Museum Displays

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Museum Displays

Eric Argus
Eric Argus

June 25th, 2007, 6:44 pm #1

Hello All
I am looking to put labels on some, if not most, of the items in my museum and was wondering if anyone had an opinion as to what would be useful information - it seems kind of redundant to put "Fullerphone Mk IV*" on a tag when it says that on the fieldphone itself. All ideas and comments are welcome - thanks
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Michael Dorosh
Michael Dorosh

June 25th, 2007, 7:05 pm #2


It is never redundant to remind people of the actual name that was used; most kit had official names and commonly used names. The Car, 1/4 ton, utility was more commonly a Jeep or Blitzbuggy, for example, or the Rocket Launcher, M1 was a Bazooka. If the Fullerphone was actually known as such, even if it is stamped in plain view, it doesn't hurt to put it on a label for consistency if nothing else.

You might, though, want to explain where the name comes from. Why "Fullerphone"?

People are more concerned with what it actually did, I think. Dates of use are of interest, and capabilities (range, no. of operators, etc.)
Last edited by dorosh on June 25th, 2007, 7:06 pm, edited 1 time in total.
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John Maybin
John Maybin

June 25th, 2007, 7:15 pm #3

Hello All
I am looking to put labels on some, if not most, of the items in my museum and was wondering if anyone had an opinion as to what would be useful information - it seems kind of redundant to put "Fullerphone Mk IV*" on a tag when it says that on the fieldphone itself. All ideas and comments are welcome - thanks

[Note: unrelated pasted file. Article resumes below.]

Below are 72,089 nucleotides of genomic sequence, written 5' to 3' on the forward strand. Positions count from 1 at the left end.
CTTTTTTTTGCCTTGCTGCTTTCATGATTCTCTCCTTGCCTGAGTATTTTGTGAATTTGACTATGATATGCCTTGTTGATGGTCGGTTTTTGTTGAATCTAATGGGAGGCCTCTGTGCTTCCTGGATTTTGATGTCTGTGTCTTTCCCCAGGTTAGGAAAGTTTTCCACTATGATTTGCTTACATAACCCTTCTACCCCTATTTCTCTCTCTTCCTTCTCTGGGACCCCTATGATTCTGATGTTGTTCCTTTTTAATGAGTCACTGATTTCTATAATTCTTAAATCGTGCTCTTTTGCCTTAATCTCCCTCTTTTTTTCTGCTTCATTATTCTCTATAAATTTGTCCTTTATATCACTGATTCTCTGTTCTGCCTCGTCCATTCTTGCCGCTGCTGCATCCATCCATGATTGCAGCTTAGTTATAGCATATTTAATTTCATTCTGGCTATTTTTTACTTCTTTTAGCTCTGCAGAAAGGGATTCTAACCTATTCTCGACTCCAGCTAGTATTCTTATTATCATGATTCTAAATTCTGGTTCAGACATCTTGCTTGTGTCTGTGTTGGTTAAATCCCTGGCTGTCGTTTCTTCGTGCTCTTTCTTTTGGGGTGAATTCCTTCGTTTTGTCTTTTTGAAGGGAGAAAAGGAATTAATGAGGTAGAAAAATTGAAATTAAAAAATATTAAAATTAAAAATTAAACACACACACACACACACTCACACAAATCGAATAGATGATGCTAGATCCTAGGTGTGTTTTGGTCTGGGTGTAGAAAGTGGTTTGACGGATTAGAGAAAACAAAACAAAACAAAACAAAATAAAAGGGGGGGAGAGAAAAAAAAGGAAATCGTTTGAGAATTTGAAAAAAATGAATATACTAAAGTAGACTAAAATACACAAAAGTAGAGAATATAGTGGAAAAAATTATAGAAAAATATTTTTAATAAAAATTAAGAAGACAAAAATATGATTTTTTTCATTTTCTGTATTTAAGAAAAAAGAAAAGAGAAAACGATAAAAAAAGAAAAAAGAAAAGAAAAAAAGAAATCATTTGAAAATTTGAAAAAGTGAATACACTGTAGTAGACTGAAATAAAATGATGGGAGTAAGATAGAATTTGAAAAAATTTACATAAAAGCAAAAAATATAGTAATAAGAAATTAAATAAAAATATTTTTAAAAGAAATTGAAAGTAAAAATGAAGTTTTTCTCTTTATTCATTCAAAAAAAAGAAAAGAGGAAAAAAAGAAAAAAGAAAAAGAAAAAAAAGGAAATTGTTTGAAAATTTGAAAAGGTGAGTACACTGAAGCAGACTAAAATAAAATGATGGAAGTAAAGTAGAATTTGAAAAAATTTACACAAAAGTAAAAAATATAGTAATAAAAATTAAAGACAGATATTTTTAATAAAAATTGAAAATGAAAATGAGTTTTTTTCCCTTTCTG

Museum labels are an art. Museum visitors can generally be divided among groups that spend a split second looking at a label to those that want more details. A good idea is to have the first line give the "what and when" and a separate paragraph for the details. If you have massive blocks of text, most people won't spend the time to read it.
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Keith Matthews
Keith Matthews

June 26th, 2007, 8:26 am #4

I agree with John that writing museum labels is an art. You need to decide what you want to say about the item, who you are aiming at and what they will need to understand. Trying to write something for everyone is a nightmare.

An old technique which works is to use ABC texts - A being the headline which grabs attention and says what the thing is (you can then decide if you want to go further or not). B lets the casual visitor know a bit about it without being tedious. C is the 'so you want to know more' text. this technique is directly analagous to how newspapers work.